Written by sports guru- Wallace Muya:
It is no secret, the athletes from the East of Africa have dominated the athletics over the past couple of years. Be it in the Olympics, World Championship events or other platforms that showcase long-distance athletics, the athletes from Kenya and Ethiopia, have to be credited for setting all sorts of new records.
There are several factors that attribute to these high records set be the Ethiopians and the Kenyans. Most are natural, be it physical, biological or geographical. It is actually less of financial reasons that these guys do it.
Most of the athletes from both nations, come from and train in high-altitude regions. The Nandi region (2,047m / 6,716ft) in Kenya and Arsi (2,430m / 7,970ft) and Shewa in Ethiopia, are mountainous districts that are packed with a certain air that really builds on the athlete’s body.
The air plus long-time endurance training leads to an increase in red blood cells. More red blood cells means more oxygen-storing haemoglobin passing through the veins. It also means that carbon dioxide can easily pass through the body.
These guys can therefore beat any other human being at long-distance races as their bodies have grown to be able to. The biology of the body has therefore been set do be dominant by the geography of where these athletes hail from.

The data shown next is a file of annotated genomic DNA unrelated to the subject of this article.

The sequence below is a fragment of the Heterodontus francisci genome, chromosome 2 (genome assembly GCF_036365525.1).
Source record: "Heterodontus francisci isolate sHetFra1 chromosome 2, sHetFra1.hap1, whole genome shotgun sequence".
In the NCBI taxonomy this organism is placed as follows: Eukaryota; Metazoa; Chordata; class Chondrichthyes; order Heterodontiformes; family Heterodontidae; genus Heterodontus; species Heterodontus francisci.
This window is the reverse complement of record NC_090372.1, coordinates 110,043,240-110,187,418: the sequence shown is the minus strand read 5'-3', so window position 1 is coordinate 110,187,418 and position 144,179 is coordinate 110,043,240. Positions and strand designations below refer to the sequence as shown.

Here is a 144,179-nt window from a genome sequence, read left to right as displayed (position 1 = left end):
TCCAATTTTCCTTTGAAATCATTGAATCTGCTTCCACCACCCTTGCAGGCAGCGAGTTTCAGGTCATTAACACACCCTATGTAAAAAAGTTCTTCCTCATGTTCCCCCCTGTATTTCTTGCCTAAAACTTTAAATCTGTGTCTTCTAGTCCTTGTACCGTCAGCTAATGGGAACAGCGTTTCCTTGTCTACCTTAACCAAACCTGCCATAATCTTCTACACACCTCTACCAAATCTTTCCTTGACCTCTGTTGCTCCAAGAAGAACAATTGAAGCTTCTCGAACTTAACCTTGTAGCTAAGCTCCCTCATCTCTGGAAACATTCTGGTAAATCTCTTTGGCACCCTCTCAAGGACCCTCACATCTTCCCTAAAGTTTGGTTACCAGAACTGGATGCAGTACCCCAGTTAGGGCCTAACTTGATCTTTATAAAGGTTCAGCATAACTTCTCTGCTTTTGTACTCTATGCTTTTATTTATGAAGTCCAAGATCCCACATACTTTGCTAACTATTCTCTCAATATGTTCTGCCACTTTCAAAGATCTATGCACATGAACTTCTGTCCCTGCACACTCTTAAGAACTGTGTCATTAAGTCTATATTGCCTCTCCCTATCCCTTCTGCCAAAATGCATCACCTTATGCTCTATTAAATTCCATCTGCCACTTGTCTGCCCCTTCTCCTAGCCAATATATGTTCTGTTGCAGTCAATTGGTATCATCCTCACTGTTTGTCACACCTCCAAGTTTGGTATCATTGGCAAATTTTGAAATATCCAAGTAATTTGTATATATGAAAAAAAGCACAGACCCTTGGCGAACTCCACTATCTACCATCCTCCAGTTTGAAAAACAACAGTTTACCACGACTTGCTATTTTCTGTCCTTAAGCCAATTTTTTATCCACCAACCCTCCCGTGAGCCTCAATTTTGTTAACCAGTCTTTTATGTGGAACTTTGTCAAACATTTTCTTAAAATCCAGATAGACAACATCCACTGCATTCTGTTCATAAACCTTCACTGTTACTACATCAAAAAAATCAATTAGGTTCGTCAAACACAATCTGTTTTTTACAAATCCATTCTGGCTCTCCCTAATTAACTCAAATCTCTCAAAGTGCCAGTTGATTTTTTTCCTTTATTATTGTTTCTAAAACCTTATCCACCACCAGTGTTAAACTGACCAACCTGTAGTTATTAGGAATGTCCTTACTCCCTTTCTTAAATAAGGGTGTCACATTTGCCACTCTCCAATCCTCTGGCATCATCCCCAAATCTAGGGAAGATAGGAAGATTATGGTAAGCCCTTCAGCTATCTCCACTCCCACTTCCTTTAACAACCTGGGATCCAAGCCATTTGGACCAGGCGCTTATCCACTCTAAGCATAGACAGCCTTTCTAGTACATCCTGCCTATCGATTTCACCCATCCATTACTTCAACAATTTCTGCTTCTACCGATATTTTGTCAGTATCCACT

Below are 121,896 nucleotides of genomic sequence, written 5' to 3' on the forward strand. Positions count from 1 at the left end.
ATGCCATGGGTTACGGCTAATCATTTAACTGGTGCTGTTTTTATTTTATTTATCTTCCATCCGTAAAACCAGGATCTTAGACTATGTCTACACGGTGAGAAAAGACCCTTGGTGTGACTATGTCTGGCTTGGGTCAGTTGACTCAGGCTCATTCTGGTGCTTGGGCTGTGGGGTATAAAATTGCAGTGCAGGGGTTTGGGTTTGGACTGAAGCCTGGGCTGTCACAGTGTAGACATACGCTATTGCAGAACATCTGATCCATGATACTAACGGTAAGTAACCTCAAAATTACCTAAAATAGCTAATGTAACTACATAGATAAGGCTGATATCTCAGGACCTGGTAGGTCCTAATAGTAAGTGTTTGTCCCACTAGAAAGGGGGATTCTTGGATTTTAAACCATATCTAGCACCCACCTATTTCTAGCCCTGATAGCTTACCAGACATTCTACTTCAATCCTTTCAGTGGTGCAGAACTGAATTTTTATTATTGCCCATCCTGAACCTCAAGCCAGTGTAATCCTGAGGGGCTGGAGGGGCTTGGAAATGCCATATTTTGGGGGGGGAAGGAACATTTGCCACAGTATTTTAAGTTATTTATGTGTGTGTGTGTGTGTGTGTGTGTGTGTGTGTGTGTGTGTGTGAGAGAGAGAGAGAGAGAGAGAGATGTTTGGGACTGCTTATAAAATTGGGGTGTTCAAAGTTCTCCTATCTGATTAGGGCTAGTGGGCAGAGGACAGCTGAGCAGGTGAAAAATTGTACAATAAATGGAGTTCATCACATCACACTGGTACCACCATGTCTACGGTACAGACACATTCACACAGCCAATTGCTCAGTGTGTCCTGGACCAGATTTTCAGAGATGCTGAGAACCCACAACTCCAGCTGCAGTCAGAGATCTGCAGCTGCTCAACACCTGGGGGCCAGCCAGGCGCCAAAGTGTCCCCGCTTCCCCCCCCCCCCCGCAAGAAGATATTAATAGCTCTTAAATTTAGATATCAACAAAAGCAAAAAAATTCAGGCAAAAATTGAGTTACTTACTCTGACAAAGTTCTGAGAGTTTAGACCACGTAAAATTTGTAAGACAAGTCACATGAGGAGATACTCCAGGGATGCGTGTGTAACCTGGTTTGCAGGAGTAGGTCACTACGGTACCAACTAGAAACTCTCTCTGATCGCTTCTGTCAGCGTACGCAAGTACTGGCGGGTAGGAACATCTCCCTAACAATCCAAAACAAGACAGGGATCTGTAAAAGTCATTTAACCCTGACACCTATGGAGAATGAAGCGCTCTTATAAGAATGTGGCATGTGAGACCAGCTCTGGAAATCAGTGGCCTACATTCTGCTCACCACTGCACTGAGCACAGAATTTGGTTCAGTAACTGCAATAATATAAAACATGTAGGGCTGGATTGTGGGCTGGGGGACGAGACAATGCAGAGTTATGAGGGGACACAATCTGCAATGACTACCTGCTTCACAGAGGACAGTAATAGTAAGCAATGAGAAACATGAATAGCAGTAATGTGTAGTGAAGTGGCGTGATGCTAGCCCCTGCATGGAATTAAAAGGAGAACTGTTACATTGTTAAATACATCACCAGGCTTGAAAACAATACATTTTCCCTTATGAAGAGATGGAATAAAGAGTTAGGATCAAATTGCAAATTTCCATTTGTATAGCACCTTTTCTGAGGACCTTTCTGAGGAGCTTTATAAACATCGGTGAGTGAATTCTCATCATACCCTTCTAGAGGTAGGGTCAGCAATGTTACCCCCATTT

Other than the biology mentioned above, these athletes have a certain set of bodies that are typically capable of going for miles without getting tired. According to Ben Oakley, a Senior Lecturer at the Open University in Sport and Fitness, East African runner’s lightweight bodies could be a significant factor in their triumphs in competitive running. Ohakley suggests that having a small and lightweight frame is ideal when competing in high temperatures because it is easier for the body to dissipate heat. Since the Olympics take place in the summer, you can understand how these guys will definitely win the races.
Researchers have also concluded that East African runners, as compared to Caucasian runners, often carry a few less grams on their feet and ankles. They therefore need less energy to maintain a quick pace and therefore have a better chance at Olympic success.
Kenya was colonised by the British and gained independence in 1963. Athletics, was implemented as part of the colonial rule system even before independence. Missionaries and the British military figures started promoting athletics in the area in the 20th Century. ‘Muscular Christianity’ was introduced by the work of mission schools.
This would explain why Kenyan athletes started breaking records in the 1960s. Wilson Kiprugut won the Bronze at the 1964 Tokyo Olympics event whereas the Late Naftali Temu won Kenya the first Gold medal four years later in Mexico City.